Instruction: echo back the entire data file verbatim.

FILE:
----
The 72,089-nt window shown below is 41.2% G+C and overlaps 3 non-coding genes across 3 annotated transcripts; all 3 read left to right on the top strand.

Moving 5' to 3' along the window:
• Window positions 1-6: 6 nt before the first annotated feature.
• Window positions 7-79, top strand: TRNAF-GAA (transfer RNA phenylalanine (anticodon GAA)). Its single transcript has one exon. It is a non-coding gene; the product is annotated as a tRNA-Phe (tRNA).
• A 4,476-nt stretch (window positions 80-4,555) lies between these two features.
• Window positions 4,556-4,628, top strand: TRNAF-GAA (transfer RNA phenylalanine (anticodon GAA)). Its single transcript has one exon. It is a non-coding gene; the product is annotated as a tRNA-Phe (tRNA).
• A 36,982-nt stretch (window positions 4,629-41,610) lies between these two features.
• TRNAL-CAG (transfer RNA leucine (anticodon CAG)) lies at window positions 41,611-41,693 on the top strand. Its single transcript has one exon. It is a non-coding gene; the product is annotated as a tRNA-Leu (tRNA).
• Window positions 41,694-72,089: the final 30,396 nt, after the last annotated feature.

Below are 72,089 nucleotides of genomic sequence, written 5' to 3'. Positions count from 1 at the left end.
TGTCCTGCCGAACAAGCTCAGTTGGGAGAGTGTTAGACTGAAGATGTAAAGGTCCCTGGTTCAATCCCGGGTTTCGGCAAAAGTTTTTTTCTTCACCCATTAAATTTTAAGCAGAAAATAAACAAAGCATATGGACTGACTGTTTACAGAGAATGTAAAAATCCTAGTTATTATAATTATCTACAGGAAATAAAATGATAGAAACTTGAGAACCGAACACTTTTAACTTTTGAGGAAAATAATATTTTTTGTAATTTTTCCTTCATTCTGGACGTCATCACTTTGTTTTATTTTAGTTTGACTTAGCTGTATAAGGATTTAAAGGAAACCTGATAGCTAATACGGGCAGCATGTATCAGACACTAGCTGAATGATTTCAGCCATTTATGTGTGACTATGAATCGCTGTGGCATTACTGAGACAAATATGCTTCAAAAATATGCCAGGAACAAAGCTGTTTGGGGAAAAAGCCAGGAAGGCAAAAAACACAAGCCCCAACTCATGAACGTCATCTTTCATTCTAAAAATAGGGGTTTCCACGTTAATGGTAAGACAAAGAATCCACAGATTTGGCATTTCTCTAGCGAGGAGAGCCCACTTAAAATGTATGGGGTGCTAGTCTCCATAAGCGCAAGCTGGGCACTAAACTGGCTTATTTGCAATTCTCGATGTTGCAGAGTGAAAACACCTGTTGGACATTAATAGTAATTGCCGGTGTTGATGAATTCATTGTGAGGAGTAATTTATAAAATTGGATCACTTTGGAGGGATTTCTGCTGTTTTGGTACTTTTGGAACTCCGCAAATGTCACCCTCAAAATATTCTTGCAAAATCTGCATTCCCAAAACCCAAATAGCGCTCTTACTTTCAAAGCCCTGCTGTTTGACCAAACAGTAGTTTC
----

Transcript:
The 72,089-nt window shown below is 41.2% G+C and overlaps 3 non-coding genes across 3 annotated transcripts; all 3 read left to right on the top strand.

Moving 5' to 3' along the window:
• Window positions 1-6: 6 nt before the first annotated feature.
• Window positions 7-79, top strand: TRNAF-GAA (transfer RNA phenylalanine (anticodon GAA)). Its single transcript has one exon. It is a non-coding gene; the product is annotated as a tRNA-Phe (tRNA).
• A 4,476-nt stretch (window positions 80-4,555) lies between these two features.
• Window positions 4,556-4,628, top strand: TRNAF-GAA (transfer RNA phenylalanine (anticodon GAA)). Its single transcript has one exon. It is a non-coding gene; the product is annotated as a tRNA-Phe (tRNA).
• A 36,982-nt stretch (window positions 4,629-41,610) lies between these two features.
• TRNAL-CAG (transfer RNA leucine (anticodon CAG)) lies at window positions 41,611-41,693 on the top strand. Its single transcript has one exon. It is a non-coding gene; the product is annotated as a tRNA-Leu (tRNA).
• Window positions 41,694-72,089: the final 30,396 nt, after the last annotated feature.

Below are 72,089 nucleotides of genomic sequence, written 5' to 3'. Positions count from 1 at the left end.
TGTCCTGCCGAACAAGCTCAGTTGGGAGAGTGTTAGACTGAAGATGTAAAGGTCCCTGGTTCAATCCCGGGTTTCGGCAAAAGTTTTTTTCTTCACCCATTAAATTTTAAGCAGAAAATAAACAAAGCATATGGACTGACTGTTTACAGAGAATGTAAAAATCCTAGTTATTATAATTATCTACAGGAAATAAAATGATAGAAACTTGAGAACCGAACACTTTTAACTTTTGAGGAAAATAATATTTTTTGTAATTTTTCCTTCATTCTGGACGTCATCACTTTGTTTTATTTTAGTTTGACTTAGCTGTATAAGGATTTAAAGGAAACCTGATAGCTAATACGGGCAGCATGTATCAGACACTAGCTGAATGATTTCAGCCATTTATGTGTGACTATGAATCGCTGTGGCATTACTGAGACAAATATGCTTCAAAAATATGCCAGGAACAAAGCTGTTTGGGGAAAAAGCCAGGAAGGCAAAAAACACAAGCCCCAACTCATGAACGTCATCTTTCATTCTAAAAATAGGGGTTTCCACGTTAATGGTAAGACAAAGAATCCACAGATTTGGCATTTCTCTAGCGAGGAGAGCCCACTTAAAATGTATGGGGTGCTAGTCTCCATAAGCGCAAGCTGGGCACTAAACTGGCTTATTTGCAATTCTCGATGTTGCAGAGTGAAAACACCTGTTGGACATTAATAGTAATTGCCGGTGTTGATGAATTCATTGTGAGGAGTAATTTATAAAATTGGATCACTTTGGAGGGATTTCTGCTGTTTTGGTACTTTTGGAACTCCGCAAATGTCACCCTCAAAATATTCTTGCAAAATCTGCATTCCCAAAACCCAAATAGCGCTCTTACTTTCAAAGCCCTGCTGTTTGACCAAACAGTAGTTTC